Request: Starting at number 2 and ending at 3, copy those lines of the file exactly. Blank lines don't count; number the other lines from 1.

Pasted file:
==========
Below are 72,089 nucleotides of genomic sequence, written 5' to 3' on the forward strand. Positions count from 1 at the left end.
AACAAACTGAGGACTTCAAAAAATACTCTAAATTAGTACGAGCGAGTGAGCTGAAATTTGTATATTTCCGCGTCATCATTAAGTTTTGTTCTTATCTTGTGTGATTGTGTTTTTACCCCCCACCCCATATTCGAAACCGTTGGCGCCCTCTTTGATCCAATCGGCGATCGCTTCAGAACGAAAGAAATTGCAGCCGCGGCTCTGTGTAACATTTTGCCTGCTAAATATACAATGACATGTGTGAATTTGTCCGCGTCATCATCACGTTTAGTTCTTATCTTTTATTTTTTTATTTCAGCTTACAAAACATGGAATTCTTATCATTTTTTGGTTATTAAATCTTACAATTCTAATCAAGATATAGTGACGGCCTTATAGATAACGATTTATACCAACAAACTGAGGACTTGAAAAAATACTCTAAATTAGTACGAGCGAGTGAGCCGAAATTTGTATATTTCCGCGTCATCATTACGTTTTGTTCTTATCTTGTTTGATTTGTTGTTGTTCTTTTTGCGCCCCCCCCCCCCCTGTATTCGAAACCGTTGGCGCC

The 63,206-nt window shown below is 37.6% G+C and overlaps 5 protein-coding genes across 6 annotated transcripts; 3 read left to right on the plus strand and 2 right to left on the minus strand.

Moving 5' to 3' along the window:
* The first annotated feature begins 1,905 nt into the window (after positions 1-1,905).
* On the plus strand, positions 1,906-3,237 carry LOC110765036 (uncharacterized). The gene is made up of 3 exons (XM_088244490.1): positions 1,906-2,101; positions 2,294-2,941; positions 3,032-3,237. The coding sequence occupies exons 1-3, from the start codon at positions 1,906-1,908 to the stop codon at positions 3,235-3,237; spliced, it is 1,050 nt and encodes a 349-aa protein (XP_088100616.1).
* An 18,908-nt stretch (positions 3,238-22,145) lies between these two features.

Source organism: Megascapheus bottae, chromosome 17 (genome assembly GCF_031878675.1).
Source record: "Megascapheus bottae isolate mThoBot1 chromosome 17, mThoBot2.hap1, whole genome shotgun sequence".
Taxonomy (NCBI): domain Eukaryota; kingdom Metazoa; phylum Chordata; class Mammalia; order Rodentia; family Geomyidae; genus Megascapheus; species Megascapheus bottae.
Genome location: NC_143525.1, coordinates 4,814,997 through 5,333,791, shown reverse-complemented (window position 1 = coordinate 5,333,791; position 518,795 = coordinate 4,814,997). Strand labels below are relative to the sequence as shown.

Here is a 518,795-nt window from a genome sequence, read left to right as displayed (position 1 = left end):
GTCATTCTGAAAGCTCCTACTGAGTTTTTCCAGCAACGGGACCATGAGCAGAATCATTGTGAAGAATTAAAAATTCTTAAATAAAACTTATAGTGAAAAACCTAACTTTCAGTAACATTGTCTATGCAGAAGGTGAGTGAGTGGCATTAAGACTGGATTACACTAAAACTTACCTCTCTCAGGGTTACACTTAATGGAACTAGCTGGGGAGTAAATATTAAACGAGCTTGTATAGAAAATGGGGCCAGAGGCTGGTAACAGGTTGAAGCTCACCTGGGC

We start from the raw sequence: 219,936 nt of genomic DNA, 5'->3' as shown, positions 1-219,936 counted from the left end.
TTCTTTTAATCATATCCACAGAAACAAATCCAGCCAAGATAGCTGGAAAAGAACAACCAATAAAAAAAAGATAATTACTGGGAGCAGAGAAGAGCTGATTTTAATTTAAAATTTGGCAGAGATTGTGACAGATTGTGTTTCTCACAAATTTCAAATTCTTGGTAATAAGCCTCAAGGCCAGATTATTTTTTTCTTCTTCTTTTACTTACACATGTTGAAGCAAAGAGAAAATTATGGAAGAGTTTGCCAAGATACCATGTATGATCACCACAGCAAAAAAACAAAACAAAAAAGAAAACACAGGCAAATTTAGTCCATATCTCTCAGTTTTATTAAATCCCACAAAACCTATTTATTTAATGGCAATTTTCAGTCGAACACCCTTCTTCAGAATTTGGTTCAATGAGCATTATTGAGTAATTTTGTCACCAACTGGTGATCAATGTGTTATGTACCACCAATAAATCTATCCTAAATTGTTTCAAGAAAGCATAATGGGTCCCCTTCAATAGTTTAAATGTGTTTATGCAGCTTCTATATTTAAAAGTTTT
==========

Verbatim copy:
AACAAACTGAGGACTTCAAAAAATACTCTAAATTAGTACGAGCGAGTGAGCTGAAATTTGTATATTTCCGCGTCATCATTAAGTTTTGTTCTTATCTTGTGTGATTGTGTTTTTACCCCCCACCCCATATTCGAAACCGTTGGCGCCCTCTTTGATCCAATCGGCGATCGCTTCAGAACGAAAGAAATTGCAGCCGCGGCTCTGTGTAACATTTTGCCTGCTAAATATACAATGACATGTGTGAATTTGTCCGCGTCATCATCACGTTTAGTTCTTATCTTTTATTTTTTTATTTCAGCTTACAAAACATGGAATTCTTATCATTTTTTGGTTATTAAATCTTACAATTCTAATCAAGATATAGTGACGGCCTTATAGATAACGATTTATACCAACAAACTGAGGACTTGAAAAAATACTCTAAATTAGTACGAGCGAGTGAGCCGAAATTTGTATATTTCCGCGTCATCATTACGTTTTGTTCTTATCTTGTTTGATTTGTTGTTGTTCTTTTTGCGCCCCCCCCCCCCCTGTATTCGAAACCGTTGGCGCC

The 63,206-nt window shown below is 37.6% G+C and overlaps 5 protein-coding genes across 6 annotated transcripts; 3 read left to right on the plus strand and 2 right to left on the minus strand.